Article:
Tribute William (Billy) Nugent
A love of mechanics developed as an eight-year-old helping his grandfather work on tractors led to a lifelong calling which combined his natural talent with a professionalism which remains the yardstick within his beloved Irwin’s.
Described by company director Niall Irwin as having “an encyclopedic and instinctive knowledge”, Billy spent brief spells on his uncle’s farm at Kilmoriarty and as a welder before finding his passion after joining the Portadown firm at 17 years of age.
Learning his trade under Billy Humphries, another much-loved character connected to Irwin’s Bakery, Billy rose to prominence as transport manager and garage foreman responsible for around 120 vehicles.
However, his commitment was not confined to any single official role as Billy’s honesty and reliability allowed him to serve in a variety of positions. At various times he handled the maintenance of mobile and static plants across different divisions.
Such was his standing, Kenneth Irwin refused to start his official retirement party until someone picked up Billy and brought him along to join in the special occasion.
“Billy was adaptable and inventive, someone who could turn his hand to anything,” said Niall. “He had an encyclopedic and instinctive knowledge ranging from the sand barges on Lough Neagh to our fleet of vans and lorries.
“His skill with engines was respected across the industry and even beyond, with many from outside the firm making contact with Billy to seek advice.
“He would often talk about the need to “listen to the engine and let it tell you what was wrong”.
“He took great pride in the responsibility for keeping the fleet on the road and that dedication often included early-morning call-outs or late nights.
“He inspired those around him but was lacking in ego and always happy to pass on his vast knowledge.”
Brian Irwin, also a company director, had special praise for Billy’s work ethic.
“Although highly intelligent, Billy believed in a simple approach and refused to over-complicate matters but had that special touch of invention,” said Brian. “Even after his retirement, Billy remained in close contact and it was always ‘we’ when talking about Irwin’s.”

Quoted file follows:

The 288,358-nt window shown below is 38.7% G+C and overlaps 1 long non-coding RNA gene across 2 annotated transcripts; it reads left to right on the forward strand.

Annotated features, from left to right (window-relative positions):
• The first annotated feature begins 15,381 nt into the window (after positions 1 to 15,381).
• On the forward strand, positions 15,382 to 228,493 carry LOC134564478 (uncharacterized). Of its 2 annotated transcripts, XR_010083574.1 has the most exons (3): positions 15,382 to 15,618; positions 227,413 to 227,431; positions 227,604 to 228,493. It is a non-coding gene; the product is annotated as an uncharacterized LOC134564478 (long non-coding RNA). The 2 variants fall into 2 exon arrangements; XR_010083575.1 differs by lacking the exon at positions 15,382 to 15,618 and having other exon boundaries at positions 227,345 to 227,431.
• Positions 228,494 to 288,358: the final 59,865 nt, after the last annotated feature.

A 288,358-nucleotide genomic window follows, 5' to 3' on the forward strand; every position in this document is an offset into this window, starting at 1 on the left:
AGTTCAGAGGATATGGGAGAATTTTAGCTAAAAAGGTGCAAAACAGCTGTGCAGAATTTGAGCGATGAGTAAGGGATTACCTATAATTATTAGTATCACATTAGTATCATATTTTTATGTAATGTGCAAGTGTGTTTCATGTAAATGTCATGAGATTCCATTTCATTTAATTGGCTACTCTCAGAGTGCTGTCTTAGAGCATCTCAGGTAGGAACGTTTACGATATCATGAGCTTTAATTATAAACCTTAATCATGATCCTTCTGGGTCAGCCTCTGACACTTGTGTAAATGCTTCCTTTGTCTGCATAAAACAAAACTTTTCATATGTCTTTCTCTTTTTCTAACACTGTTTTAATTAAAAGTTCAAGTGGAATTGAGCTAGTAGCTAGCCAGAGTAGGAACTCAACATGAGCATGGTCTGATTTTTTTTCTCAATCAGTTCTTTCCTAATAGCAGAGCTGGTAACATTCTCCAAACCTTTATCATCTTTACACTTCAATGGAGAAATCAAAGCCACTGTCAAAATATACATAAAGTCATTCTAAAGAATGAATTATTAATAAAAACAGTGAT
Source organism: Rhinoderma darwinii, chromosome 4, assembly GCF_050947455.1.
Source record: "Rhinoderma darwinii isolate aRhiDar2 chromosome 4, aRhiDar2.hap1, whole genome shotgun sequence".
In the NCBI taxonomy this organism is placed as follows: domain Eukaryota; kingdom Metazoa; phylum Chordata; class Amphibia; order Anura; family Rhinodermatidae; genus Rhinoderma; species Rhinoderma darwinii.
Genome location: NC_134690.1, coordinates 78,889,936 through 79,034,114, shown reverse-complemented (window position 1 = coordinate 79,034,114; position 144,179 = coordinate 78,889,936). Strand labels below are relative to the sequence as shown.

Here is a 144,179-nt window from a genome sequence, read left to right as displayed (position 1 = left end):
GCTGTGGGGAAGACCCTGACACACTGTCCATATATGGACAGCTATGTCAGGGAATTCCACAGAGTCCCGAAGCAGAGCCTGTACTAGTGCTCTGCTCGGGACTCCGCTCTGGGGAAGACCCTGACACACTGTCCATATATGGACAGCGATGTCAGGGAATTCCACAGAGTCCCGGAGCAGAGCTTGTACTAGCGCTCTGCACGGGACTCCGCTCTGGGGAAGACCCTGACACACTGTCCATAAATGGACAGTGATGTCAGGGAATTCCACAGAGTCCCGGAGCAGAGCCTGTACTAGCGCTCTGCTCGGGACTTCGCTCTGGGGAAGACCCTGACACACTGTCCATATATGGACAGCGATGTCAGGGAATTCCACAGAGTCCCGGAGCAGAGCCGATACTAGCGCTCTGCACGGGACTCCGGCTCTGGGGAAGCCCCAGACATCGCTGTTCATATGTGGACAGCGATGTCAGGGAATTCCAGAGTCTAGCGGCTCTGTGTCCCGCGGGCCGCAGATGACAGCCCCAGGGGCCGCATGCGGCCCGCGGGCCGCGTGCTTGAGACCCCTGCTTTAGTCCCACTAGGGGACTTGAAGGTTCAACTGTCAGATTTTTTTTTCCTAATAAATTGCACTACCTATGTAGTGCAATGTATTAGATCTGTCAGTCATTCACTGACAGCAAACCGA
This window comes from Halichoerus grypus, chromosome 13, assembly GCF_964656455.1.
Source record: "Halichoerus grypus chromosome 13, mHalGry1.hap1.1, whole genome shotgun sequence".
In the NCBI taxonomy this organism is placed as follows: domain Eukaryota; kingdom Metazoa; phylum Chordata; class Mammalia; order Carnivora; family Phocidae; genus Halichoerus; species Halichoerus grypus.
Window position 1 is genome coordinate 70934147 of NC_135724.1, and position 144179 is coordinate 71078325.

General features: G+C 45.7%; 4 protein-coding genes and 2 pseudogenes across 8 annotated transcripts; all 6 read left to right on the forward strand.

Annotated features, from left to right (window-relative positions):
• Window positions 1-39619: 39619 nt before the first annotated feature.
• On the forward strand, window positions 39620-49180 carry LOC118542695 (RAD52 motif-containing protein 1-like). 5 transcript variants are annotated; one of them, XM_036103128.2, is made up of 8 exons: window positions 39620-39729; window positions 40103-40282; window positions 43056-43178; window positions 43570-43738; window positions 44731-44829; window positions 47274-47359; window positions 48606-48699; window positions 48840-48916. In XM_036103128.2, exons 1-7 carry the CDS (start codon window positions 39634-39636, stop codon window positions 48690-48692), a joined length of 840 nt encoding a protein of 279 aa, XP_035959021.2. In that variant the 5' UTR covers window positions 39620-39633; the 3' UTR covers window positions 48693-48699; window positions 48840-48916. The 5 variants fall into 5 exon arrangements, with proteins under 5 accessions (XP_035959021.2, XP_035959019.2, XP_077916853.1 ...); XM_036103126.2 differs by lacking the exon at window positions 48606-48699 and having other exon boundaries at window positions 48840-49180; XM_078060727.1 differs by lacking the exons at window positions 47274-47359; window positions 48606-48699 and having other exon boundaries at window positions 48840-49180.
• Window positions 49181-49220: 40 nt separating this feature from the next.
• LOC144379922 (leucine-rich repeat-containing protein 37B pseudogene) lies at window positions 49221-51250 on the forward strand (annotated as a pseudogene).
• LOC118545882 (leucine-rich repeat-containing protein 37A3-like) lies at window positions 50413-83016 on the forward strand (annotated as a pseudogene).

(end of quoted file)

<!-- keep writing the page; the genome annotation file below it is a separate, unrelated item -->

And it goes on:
Born on December 28, 1930, to George and Ellen Nugent of Clounagh Lane, Billy was the eldest of two boys and attended Hart Memorial Primary School up to the age of 14.
Billy often enjoyed telling the tale of how he and younger brother John were approached at the Kilmoriarty farm by a man on horseback informing the teenagers that the Second World War had ended. Both immediately downed tools and headed into town to joy in the celebrations.
He married Jean Traynor in 1953 and took great pleasure in raising together the couple’s three children - George, Margaret and Jim.
His dedication to his wife extended to visits most days to Jean’s grave.
It was considered testament to his character that Billy even became part of a group of widowers who took comfort in their shared experiences.
Other interests included the Orange and Black lodges at Kilmoriarty and watching his beloved Portadown Football Club.
He spent many hours after retirement tending to his garden’s aviary and enjoyed family holidays at the caravan in Cranfield.
Billy left behind a wide social circle, especially his many friends at Shamrock Park and the Royal British Legion.
Family life remained key for Billy and time spent with his children, grandchildren and great-grandchildren brought great joy.
It is testament to his professional reputation, however, that Billy’s name remains a by-word within Irwin’s Bakery for excellence, with “What would Billy do?” still a familiar refrain.